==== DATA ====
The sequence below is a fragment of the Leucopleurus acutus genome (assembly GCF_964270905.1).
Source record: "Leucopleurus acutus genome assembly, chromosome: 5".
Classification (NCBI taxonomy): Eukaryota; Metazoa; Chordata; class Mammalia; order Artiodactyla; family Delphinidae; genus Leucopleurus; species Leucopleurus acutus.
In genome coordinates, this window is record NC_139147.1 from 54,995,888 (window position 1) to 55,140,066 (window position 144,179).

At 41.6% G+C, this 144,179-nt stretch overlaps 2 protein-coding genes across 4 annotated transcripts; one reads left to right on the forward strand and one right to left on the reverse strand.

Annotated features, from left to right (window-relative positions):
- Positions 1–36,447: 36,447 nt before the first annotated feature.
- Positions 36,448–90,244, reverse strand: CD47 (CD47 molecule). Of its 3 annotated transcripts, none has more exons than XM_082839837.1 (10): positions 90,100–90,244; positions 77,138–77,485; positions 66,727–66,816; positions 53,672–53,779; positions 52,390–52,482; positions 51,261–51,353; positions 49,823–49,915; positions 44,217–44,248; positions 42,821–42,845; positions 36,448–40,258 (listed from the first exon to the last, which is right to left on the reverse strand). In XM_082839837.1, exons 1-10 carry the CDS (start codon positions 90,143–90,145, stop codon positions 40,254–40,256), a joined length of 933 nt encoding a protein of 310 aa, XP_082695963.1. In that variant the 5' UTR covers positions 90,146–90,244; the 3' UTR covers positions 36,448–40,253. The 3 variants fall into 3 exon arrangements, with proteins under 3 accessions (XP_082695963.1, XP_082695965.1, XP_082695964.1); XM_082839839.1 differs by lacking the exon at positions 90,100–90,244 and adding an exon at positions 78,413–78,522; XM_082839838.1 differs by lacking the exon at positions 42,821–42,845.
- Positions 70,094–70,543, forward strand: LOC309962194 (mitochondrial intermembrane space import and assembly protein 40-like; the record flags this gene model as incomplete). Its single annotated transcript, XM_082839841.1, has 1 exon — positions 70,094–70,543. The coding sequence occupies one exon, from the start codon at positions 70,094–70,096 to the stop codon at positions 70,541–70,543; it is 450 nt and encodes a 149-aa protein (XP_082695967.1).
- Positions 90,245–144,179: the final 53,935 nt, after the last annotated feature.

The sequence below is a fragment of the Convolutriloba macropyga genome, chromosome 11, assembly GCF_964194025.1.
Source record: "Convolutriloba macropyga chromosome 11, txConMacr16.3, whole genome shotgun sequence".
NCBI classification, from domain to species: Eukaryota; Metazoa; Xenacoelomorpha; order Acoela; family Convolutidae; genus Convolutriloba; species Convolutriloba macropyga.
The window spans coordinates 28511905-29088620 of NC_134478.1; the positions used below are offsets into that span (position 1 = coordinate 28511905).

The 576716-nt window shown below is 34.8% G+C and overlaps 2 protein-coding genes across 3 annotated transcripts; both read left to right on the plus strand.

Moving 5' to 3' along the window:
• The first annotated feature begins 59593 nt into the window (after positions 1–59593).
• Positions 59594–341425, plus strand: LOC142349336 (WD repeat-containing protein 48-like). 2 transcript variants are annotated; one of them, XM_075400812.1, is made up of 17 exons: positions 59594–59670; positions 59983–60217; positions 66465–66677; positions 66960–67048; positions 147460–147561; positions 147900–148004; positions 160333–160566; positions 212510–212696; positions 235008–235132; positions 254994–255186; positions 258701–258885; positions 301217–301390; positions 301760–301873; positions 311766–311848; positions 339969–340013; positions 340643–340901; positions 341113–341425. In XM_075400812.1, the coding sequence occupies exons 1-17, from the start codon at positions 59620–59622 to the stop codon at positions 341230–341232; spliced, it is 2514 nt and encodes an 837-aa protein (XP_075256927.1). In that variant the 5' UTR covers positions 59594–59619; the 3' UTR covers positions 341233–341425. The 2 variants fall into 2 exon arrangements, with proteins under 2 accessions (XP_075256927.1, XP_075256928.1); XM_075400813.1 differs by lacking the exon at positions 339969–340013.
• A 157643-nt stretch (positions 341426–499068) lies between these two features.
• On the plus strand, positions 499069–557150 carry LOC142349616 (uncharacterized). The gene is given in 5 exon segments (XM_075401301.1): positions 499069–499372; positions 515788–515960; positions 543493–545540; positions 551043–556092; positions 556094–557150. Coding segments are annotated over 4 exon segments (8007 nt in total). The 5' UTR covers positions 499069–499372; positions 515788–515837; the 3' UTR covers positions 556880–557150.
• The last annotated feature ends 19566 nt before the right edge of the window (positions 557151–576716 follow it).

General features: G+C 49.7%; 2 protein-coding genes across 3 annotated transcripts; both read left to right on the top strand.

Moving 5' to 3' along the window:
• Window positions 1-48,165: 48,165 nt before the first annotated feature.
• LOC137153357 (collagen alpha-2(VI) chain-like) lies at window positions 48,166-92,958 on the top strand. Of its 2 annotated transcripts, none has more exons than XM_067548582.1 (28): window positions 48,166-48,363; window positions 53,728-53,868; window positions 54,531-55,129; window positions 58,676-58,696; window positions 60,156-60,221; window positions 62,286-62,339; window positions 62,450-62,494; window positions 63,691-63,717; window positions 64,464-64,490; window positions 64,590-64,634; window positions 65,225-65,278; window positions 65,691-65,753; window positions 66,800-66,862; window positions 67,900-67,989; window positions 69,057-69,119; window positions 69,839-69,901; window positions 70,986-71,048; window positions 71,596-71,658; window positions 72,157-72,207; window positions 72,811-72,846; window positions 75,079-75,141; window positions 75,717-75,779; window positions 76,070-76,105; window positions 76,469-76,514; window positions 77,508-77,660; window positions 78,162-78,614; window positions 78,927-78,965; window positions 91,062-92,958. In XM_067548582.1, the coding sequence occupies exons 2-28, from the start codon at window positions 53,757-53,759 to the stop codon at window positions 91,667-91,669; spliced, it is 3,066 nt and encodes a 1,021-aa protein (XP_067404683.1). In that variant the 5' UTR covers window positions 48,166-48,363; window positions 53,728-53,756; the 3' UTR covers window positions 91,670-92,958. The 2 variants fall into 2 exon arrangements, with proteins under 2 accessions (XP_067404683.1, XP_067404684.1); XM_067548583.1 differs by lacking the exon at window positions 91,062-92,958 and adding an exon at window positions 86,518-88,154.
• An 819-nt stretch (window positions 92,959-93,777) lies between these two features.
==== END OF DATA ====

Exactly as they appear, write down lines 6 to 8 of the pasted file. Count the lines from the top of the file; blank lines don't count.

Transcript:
Annotated features, from left to right (window-relative positions):
- Positions 1–36,447: 36,447 nt before the first annotated feature.
- Positions 36,448–90,244, reverse strand: CD47 (CD47 molecule). Of its 3 annotated transcripts, none has more exons than XM_082839837.1 (10): positions 90,100–90,244; positions 77,138–77,485; positions 66,727–66,816; positions 53,672–53,779; positions 52,390–52,482; positions 51,261–51,353; positions 49,823–49,915; positions 44,217–44,248; positions 42,821–42,845; positions 36,448–40,258 (listed from the first exon to the last, which is right to left on the reverse strand). In XM_082839837.1, exons 1-10 carry the CDS (start codon positions 90,143–90,145, stop codon positions 40,254–40,256), a joined length of 933 nt encoding a protein of 310 aa, XP_082695963.1. In that variant the 5' UTR covers positions 90,146–90,244; the 3' UTR covers positions 36,448–40,253. The 3 variants fall into 3 exon arrangements, with proteins under 3 accessions (XP_082695963.1, XP_082695965.1, XP_082695964.1); XM_082839839.1 differs by lacking the exon at positions 90,100–90,244 and adding an exon at positions 78,413–78,522; XM_082839838.1 differs by lacking the exon at positions 42,821–42,845.